The fun part about stock market rallies is that all of your purchases reward you immediately. Which produces a positive feedback loop that makes you want to do even more purchases. You begin to feel like your timing is great, and so is your taste in tickers, and you are actually a very good investor. I’ll buy some of this, this, that, this… You used to log in with a basket in your hand but now it’s a shopping cart.
But then the longer this goes on for, you begin to feel as though others are doing much better. You are being left behind. You are missing out on the very best stocks, holding onto merely good stocks or okay stocks. And it all continues trending higher. Trending, trending, trending. The best names are not letting you in. You can’t think straight. You begin throwing money at things “just in case the train leaves the station.”
If that sounds familiar, it’s because you’ve recently lived through an environment just like it. One year ago, that was the entire stock market, including SPACs, recent IPOs and crypto currencies. It didn’t matter what you bought, so long as you bought. That began to fall apart last spring and by summer the stock market rally had grown increasingly…shall we say selective. Then a rotation from growth into cyclical produced yet another rally, which led to that same trending phenomenon I’ve discussed above. Just different names. Metals, oil companies, banks, shippers, manufacturers, equipment firms, natural gas producers, construction suppliers. Up day after day – let me in! No, we will not.
That environment is now fading away too, with every red open in the major averages and every overnight slide in the futures. You can think straight again. You can take your time. The trains are leaving the station and then breaking down on the tracks. They’re hauling them back into the station for repairs. Charts are substantially damaged. The few areas of outperformance have the smallest number of players in them. Most everything is not performing. Gains are being retraced. Lows are being tested and, often, violated. Market cap is being ripped away. Confidence is disintegrating.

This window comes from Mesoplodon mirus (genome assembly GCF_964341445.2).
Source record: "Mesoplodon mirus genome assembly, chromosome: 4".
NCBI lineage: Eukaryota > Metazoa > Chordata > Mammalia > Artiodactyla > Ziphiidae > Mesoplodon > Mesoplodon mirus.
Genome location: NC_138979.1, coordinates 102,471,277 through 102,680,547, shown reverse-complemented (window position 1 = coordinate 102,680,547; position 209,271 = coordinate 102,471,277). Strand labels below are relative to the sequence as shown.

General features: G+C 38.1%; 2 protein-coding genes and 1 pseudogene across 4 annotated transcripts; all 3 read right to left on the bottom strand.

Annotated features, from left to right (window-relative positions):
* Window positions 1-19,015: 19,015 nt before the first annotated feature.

Here’s the Nasdaq Composite. It’s currently in a 7.5% drawdown from its record high and, as you can see, has recently printed a lower high before falling again. That’s not good. The index is still up over 110% over the last three years, which means there are lots of people with lots of gains to protect. They will strongly consider selling rallies for the foreseeable future, which makes forward progress difficult. This psychology takes hold after a series of lower highs – we’re not there yet but keep that in the back of your mind.
The bad news is that those instant unrealized capital gains after each purchase – the ones that made you feel so smart – are no longer a feature of the landscape. You’re going to log in to your Fidelity account less this week than you had been a few weeks back. You’ll have to get your dopamine hit from some other activity.
The good news is that now you can think straight. There’s no rush. If there’s a stock you’ve wanted to invest in, the pricing is becoming more favorable and there’s no longer any punishment associated with waiting. Taking your time. You can buy a third, a third and a third of a full position and plan things out based on the potential for falling prices. The technicians are going to get mad at this idea, but it works. Buying in tranches and saying firepower for lower prices later requires some humility. I think this is a good price to buy but I can’t be sure it’s going to end up being the best price – I better plan for lower prices and be willing to own less if it gets away.
Can you do that? Pick a ticker symbol and practice.
When the chase has come to an end, you are able to catch your breath and reassess. Formulate opinions rather than react with envy about the gains of others. Let the market come to you.
You can buy a two-year government bond this morning for about 1% and a 10-year bond for 1.8%. That’s not zero return. It’s not great inflation-adjusted but it’s also not nothing – especially as equity prices fall. That current yield allows you sit still for a little while. You can start thinking of prices as pitches. Wait for the pitches you actually want to hit. And if they’re not superior to collecting a percent and a half risk-free, don’t swing.